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A Global Sunshade - Conservation

A Global Sunshade

It’s one of the more controversial ideas out there for confronting climate change: Use high-flying airplanes to constantly replenish a layer of small particles in the stratosphere that would scatter sunlight back to space. But researchers have worried that such “sunshade geoengineering” could have unintended consequences for the world’s farmers. A preliminary modeling study, however, suggests the sunshade could actually help crop yields, at least in some places.

To evaluate the sunshade concept, a research team used three types of climate models. One assumed carbon dioxide levels are similar to today’s, the researchers report in Nature Climate Change. A second model doubled those levels, and a third posited doubled carbon dioxide, but with a layer of sulfate aerosols in the stratosphere that deflected about 2% of incoming sunlight away from the Earth. The simulated climate changes were then applied to crop models that are commonly used to project future yields.

The models suggested that a sunshade would lead to increased crop yields in most regions, both compared with current conditions and with the future projection of doubled carbon dioxide on its own. That’s because deflecting sunlight back to space reduces temperatures, but not carbon dioxide. “In many regions, future climate change is predicted to put crops under temperature stress, reducing yields. This stress is alleviated by geoengineering,” says Julia Pongratz of the Carnegie Institution for Science in Washington, D.C., one of the authors. “At the same time, the beneficial effects that a higher CO2 concentration has on plant productivity remain active.”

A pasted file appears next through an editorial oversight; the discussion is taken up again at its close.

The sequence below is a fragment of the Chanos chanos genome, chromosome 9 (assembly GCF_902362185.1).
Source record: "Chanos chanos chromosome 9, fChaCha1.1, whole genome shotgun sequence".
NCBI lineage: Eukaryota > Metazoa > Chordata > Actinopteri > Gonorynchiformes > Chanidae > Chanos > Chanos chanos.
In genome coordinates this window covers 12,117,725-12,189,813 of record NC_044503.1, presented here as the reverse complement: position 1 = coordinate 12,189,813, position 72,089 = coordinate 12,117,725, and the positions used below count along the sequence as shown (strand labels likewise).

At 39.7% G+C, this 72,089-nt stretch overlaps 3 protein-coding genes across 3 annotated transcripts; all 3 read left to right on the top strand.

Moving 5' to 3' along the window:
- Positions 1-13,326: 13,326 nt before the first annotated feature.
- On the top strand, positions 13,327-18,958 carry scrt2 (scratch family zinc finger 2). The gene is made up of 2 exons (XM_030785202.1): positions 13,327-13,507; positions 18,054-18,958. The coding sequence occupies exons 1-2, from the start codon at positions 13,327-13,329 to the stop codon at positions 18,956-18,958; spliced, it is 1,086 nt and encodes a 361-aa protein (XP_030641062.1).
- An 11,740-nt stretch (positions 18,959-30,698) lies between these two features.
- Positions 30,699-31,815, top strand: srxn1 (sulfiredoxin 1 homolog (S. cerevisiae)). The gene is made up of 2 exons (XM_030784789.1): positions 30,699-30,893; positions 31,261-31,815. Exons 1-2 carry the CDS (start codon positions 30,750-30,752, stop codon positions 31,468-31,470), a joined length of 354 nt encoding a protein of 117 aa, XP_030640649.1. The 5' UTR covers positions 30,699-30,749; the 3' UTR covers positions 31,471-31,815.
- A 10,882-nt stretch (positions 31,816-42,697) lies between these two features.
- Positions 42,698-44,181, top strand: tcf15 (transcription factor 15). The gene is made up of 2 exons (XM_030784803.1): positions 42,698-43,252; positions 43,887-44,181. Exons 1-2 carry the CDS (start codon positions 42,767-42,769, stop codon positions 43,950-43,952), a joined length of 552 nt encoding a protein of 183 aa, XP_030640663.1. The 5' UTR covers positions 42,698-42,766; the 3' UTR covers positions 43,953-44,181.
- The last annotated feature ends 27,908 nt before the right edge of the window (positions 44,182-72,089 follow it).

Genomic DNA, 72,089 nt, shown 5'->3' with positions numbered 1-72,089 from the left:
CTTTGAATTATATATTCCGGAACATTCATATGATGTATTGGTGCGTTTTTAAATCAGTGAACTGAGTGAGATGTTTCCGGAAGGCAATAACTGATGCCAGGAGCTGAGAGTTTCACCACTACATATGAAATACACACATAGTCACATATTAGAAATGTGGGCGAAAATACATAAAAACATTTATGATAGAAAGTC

Even if the geoengineering would help crop yields overall, however, the models predict that some areas could be harmed by the geoengineering. And there are other risks that go beyond the direct impact on crop yields. For example, deployment of such systems might lead to political or even military conflict. Furthermore, these approaches do not solve the problem of ocean acidification, which is also caused by carbon dioxide emissions.

“The real world is much more complex than our climate models, so it would be premature to act based on model results like ours,” says Carnegie’s Ken Caldeira, another author. “But desperate people do desperate things,” he notes. That’s why “it is important to understand the consequences of actions that do not strike us as being particularly good ideas.”David Malakoff & press materials | January 25, 2012

Source: Pongratz, J., Lobell, D., Cao, L., & Caldeira, K. (2012). Crop yields in a geoengineered climate. Nature Climate Change DOI: 10.1038/nclimate1373

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